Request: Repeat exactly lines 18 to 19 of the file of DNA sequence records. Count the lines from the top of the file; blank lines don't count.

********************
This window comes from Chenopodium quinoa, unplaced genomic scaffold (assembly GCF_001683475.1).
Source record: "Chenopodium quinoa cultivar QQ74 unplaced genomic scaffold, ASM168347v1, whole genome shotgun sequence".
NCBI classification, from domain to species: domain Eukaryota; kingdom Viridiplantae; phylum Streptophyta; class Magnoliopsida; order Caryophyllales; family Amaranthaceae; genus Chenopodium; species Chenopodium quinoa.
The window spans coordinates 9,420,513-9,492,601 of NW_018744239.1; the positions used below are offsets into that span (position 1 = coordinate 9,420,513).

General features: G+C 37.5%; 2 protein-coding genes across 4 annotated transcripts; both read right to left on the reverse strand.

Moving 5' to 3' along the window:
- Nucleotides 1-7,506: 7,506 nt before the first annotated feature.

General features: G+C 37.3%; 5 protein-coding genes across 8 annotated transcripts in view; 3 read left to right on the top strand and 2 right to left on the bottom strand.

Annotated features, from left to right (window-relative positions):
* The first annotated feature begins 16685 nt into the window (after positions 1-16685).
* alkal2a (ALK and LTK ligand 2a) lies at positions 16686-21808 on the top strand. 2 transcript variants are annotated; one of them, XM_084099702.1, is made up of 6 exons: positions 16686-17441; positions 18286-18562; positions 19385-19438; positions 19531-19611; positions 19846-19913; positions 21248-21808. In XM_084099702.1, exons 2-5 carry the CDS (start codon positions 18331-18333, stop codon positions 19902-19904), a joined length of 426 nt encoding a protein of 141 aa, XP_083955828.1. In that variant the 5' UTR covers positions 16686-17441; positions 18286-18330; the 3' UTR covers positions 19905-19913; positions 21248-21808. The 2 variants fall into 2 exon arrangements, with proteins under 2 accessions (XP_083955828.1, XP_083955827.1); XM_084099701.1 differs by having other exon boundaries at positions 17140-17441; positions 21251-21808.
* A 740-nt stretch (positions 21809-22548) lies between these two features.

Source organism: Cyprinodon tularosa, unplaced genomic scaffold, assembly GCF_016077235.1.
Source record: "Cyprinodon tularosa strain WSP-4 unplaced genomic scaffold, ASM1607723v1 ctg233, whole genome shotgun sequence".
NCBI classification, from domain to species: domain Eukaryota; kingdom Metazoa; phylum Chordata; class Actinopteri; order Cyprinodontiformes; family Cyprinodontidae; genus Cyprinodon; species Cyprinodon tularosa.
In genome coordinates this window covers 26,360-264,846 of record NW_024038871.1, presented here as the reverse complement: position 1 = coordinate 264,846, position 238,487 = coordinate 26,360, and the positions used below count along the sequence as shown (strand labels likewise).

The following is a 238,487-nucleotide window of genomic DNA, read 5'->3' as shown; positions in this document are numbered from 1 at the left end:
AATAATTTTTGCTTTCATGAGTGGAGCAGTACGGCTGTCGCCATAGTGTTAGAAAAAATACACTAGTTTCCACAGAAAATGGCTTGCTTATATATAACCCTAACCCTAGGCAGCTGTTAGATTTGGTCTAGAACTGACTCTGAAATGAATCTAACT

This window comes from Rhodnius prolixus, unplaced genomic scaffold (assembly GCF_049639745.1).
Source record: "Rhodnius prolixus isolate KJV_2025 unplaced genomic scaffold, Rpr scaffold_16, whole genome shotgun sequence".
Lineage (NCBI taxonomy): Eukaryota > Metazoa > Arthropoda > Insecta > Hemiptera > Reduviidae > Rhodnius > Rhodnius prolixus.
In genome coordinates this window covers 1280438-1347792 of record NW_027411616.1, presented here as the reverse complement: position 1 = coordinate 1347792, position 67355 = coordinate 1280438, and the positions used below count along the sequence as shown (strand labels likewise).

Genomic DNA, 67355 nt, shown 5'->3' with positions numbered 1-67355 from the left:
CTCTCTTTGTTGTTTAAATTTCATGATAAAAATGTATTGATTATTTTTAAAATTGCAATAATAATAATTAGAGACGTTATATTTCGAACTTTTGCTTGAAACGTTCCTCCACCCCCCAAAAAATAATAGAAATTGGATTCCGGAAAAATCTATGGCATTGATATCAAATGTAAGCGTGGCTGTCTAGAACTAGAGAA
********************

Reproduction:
AATAATTTTTGCTTTCATGAGTGGAGCAGTACGGCTGTCGCCATAGTGTTAGAAAAAATACACTAGTTTCCACAGAAAATGGCTTGCTTATATATAACCCTAACCCTAGGCAGCTGTTAGATTTGGTCTAGAACTGACTCTGAAATGAATCTAACT

This window comes from Rhodnius prolixus, unplaced genomic scaffold (assembly GCF_049639745.1).